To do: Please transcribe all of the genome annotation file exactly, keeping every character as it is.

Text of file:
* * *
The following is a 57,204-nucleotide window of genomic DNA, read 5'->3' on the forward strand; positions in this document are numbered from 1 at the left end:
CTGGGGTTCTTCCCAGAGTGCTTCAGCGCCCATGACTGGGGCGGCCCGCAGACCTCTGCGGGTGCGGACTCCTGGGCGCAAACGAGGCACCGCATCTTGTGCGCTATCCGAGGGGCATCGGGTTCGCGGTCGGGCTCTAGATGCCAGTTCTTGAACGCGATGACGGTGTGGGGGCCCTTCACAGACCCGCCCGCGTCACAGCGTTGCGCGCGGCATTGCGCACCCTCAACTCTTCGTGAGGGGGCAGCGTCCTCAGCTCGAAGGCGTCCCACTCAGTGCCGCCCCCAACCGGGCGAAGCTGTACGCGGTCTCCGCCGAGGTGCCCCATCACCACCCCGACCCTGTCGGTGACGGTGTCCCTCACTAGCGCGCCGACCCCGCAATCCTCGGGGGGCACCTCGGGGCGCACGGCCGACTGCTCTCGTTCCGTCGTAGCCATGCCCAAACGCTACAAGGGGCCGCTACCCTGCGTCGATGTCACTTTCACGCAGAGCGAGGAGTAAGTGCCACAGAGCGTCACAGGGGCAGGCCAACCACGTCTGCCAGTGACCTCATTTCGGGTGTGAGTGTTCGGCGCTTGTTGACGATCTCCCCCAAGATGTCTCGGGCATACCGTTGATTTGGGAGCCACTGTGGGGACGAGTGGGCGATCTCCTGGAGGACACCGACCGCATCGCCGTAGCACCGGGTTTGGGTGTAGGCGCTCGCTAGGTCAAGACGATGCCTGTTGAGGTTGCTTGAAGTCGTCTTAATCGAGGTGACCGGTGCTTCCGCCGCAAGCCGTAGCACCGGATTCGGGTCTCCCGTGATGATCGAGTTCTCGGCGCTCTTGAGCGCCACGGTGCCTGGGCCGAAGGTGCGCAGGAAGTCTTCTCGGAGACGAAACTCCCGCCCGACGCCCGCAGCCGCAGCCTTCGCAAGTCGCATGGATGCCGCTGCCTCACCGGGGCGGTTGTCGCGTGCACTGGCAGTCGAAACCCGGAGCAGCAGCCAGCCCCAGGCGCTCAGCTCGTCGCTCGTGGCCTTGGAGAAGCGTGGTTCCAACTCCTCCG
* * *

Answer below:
The following is a 57,204-nucleotide window of genomic DNA, read 5'->3' on the forward strand; positions in this document are numbered from 1 at the left end:
CTGGGGTTCTTCCCAGAGTGCTTCAGCGCCCATGACTGGGGCGGCCCGCAGACCTCTGCGGGTGCGGACTCCTGGGCGCAAACGAGGCACCGCATCTTGTGCGCTATCCGAGGGGCATCGGGTTCGCGGTCGGGCTCTAGATGCCAGTTCTTGAACGCGATGACGGTGTGGGGGCCCTTCACAGACCCGCCCGCGTCACAGCGTTGCGCGCGGCATTGCGCACCCTCAACTCTTCGTGAGGGGGCAGCGTCCTCAGCTCGAAGGCGTCCCACTCAGTGCCGCCCCCAACCGGGCGAAGCTGTACGCGGTCTCCGCCGAGGTGCCCCATCACCACCCCGACCCTGTCGGTGACGGTGTCCCTCACTAGCGCGCCGACCCCGCAATCCTCGGGGGGCACCTCGGGGCGCACGGCCGACTGCTCTCGTTCCGTCGTAGCCATGCCCAAACGCTACAAGGGGCCGCTACCCTGCGTCGATGTCACTTTCACGCAGAGCGAGGAGTAAGTGCCACAGAGCGTCACAGGGGCAGGCCAACCACGTCTGCCAGTGACCTCATTTCGGGTGTGAGTGTTCGGCGCTTGTTGACGATCTCCCCCAAGATGTCTCGGGCATACCGTTGATTTGGGAGCCACTGTGGGGACGAGTGGGCGATCTCCTGGAGGACACCGACCGCATCGCCGTAGCACCGGGTTTGGGTGTAGGCGCTCGCTAGGTCAAGACGATGCCTGTTGAGGTTGCTTGAAGTCGTCTTAATCGAGGTGACCGGTGCTTCCGCCGCAAGCCGTAGCACCGGATTCGGGTCTCCCGTGATGATCGAGTTCTCGGCGCTCTTGAGCGCCACGGTGCCTGGGCCGAAGGTGCGCAGGAAGTCTTCTCGGAGACGAAACTCCCGCCCGACGCCCGCAGCCGCAGCCTTCGCAAGTCGCATGGATGCCGCTGCCTCACCGGGGCGGTTGTCGCGTGCACTGGCAGTCGAAACCCGGAGCAGCAGCCAGCCCCAGGCGCTCAGCTCGTCGCTCGTGGCCTTGGAGAAGCGTGGTTCCAACTCCTCCG